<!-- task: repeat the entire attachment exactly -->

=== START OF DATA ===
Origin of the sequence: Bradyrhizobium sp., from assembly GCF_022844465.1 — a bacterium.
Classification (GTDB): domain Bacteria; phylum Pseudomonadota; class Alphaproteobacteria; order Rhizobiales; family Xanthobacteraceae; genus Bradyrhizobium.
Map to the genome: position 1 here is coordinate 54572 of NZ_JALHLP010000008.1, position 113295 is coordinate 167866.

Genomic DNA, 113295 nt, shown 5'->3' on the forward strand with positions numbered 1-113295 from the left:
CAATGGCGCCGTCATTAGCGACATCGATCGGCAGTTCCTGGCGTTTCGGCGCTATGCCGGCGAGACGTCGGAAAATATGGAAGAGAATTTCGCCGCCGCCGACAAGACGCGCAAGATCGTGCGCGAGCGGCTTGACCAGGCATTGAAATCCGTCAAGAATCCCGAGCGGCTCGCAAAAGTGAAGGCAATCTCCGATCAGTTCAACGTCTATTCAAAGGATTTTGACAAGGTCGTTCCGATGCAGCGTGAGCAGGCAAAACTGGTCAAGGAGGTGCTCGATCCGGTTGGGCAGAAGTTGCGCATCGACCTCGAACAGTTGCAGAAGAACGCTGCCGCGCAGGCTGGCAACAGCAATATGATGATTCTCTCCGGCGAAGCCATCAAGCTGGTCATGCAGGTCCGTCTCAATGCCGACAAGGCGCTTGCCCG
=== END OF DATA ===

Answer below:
Origin of the sequence: Bradyrhizobium sp., from assembly GCF_022844465.1 — a bacterium.
Classification (GTDB): domain Bacteria; phylum Pseudomonadota; class Alphaproteobacteria; order Rhizobiales; family Xanthobacteraceae; genus Bradyrhizobium.
Map to the genome: position 1 here is coordinate 54572 of NZ_JALHLP010000008.1, position 113295 is coordinate 167866.

Genomic DNA, 113295 nt, shown 5'->3' on the forward strand with positions numbered 1-113295 from the left:
CAATGGCGCCGTCATTAGCGACATCGATCGGCAGTTCCTGGCGTTTCGGCGCTATGCCGGCGAGACGTCGGAAAATATGGAAGAGAATTTCGCCGCCGCCGACAAGACGCGCAAGATCGTGCGCGAGCGGCTTGACCAGGCATTGAAATCCGTCAAGAATCCCGAGCGGCTCGCAAAAGTGAAGGCAATCTCCGATCAGTTCAACGTCTATTCAAAGGATTTTGACAAGGTCGTTCCGATGCAGCGTGAGCAGGCAAAACTGGTCAAGGAGGTGCTCGATCCGGTTGGGCAGAAGTTGCGCATCGACCTCGAACAGTTGCAGAAGAACGCTGCCGCGCAGGCTGGCAACAGCAATATGATGATTCTCTCCGGCGAAGCCATCAAGCTGGTCATGCAGGTCCGTCTCAATGCCGACAAGGCGCTTGCCCG